Living and leading a positive workplace culture


However, building this workplace culture is easier said than done. Building a company’s workplace culture is not just a one-time exercise. Nor is workplace culture a simple metric or aspirational benchmark that can be attained once and then forgotten about. Workplace culture is essentially the company’s entire living personality – values, ethics, beliefs, attitudes, organization goals, teamwork, management, leadership, workflow. All of these aspects need to consistently and constantly work together to create a positive and productive environment in which employees can truly perform. And like any other living entity, workplace culture needs to constantly evolve.

In a workplace, the management, leadership and the strategic organisational directions inspire and shape the culture to a large extent. Employees spend over one-third of their lives in the workplace. Obviously, when employees are satisfied at work, their overall performance and productivity are enhanced. Moreover, when they are assured a good work environment, employees look forward every day to spending a great day at the workplace instead of counting days to the weekend. They exhibit the same engagement levels throughout their workday and dedication and take ownership. This unfazed enthusiasm clearly reflects in their work performance. A positive workplace culture brings with it a whole host of benefits-improved teamwork, elevated morale levels, increased productivity and efficiency, and increased employee retention. Additionally, work performance, collaboration and job satisfaction are also enhanced. Most significantly, however, a positive workplace environment reduces stress in employees.

As a Manager or Leader, here are a few significant ways to create a positive workplace culture:

  1. Be a role model for positive behaviour – Be ‘respectful’ and accountable. Encourage an environment where there is no blame game, where it’s okay to make mistakes and move forward with learnings from mistakes. Team members usually mimic the behaviours of their managers or leaders, so managers need to evaluate their attitudes and behaviours and be mindful of these.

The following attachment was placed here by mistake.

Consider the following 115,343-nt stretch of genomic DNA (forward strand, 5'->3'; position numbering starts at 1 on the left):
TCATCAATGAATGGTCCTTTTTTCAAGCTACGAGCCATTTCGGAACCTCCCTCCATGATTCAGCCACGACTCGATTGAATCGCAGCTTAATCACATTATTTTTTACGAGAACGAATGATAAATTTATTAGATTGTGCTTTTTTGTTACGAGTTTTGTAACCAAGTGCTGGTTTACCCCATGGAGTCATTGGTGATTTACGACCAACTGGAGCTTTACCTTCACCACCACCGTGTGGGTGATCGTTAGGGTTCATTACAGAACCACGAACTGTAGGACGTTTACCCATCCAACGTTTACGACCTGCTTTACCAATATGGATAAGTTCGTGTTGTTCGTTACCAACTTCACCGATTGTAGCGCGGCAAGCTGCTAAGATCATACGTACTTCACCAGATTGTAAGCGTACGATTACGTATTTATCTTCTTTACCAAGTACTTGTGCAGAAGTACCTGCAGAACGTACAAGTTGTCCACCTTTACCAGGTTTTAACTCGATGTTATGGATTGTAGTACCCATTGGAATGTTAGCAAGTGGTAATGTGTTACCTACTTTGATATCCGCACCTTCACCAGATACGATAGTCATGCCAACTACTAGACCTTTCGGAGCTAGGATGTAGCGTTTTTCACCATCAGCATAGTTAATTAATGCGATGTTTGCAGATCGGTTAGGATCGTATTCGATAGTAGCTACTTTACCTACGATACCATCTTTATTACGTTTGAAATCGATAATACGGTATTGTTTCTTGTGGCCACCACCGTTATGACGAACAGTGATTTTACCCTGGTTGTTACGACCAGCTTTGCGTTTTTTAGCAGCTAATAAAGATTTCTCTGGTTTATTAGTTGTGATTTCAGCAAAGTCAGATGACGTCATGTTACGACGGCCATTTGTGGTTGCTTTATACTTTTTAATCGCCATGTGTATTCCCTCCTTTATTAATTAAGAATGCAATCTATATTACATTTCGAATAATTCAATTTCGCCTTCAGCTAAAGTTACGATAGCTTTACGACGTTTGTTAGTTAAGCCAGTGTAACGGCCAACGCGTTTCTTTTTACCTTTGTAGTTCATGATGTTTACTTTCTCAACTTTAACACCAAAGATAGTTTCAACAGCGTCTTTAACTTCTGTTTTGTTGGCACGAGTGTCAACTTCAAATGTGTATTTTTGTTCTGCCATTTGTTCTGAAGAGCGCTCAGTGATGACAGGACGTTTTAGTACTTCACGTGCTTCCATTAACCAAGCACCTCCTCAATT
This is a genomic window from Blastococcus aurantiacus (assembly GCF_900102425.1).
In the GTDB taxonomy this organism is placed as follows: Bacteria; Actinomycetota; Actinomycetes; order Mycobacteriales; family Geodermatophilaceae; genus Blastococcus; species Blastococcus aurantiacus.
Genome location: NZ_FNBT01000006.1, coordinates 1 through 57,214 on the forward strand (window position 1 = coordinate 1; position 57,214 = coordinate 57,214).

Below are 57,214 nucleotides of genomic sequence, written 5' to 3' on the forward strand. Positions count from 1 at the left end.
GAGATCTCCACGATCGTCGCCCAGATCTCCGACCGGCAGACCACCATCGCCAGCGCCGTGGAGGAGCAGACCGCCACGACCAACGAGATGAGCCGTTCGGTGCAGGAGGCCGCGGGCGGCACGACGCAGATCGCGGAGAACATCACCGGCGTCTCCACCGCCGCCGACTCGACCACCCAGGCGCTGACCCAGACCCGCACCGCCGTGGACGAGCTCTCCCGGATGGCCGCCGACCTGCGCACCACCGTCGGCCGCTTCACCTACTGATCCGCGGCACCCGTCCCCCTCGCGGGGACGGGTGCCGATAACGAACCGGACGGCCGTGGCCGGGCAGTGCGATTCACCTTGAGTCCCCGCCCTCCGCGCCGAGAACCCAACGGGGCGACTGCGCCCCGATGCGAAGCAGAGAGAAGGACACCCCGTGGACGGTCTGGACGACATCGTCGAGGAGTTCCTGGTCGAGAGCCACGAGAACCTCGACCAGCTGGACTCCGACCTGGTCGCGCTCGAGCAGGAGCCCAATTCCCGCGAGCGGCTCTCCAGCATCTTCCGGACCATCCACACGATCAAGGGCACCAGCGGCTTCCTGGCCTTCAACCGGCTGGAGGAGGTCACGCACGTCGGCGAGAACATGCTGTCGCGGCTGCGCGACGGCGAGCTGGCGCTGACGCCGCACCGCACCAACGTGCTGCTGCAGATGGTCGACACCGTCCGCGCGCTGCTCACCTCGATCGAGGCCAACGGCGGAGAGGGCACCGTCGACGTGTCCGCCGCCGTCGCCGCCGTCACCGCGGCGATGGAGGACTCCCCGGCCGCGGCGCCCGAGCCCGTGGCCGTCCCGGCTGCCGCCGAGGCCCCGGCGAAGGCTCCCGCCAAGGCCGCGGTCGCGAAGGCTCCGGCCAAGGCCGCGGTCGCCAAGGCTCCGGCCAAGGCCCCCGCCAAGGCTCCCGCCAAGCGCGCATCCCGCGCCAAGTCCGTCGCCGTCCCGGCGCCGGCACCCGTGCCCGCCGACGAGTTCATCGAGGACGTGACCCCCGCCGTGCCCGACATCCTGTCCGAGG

2. Communicate transparently – Provide regular updates to employees which helps them to feel connected and part of the team. Provide practical feedback along the way rather than just at the performance review time.
  3. Create clear goals – Leaders should create goals and inform each employee how they are responsible for achieving those goals. This motivates employees who will definitely strive to give their best when they know that their job is making an actual difference.
  4. Listen empathetically – Be open to hearing your employee’s views, ideas and solutions without forming an opinion. This encourages employees to open up and feel seen and heard as a valued member of the team.
  5. Encourage team spirit & collaboration – It is a fact that teams work at their best when they leverage their strengths and are open to the ideas and perspectives of other team members who may offer a better solution or result. Managers should learn the strengths of their team members and capitalise on them.
  6. Demonstrate gratitude and appreciation – It could be in the form of a simple thank you note or card or even acknowledging the employee during a meeting.
  7. Celebrate wins – However small, find ways to celebrate successes – whether it’s recognising a milestone or accomplishing a goal. It improves morale by encouraging the team member and shows others that important milestones are noticed and recognised.

Positive workplace culture is crucial for encouraging a sense of self-respect and ownership among the employees. When employees feel valued, they take pride in their work and take on ‘responsibilities’. They don’t need to be told or instructed to do their jobs. They work hard always to be ‘reliable’ and achieve goals that will benefit the organisation. A positive management approach and effective leadership are the key elements that bring about a positive change in the attitudes and behaviours in the workplace. As leaders, it is essential to step back, evaluate and define the desired workplace culture now and for the future.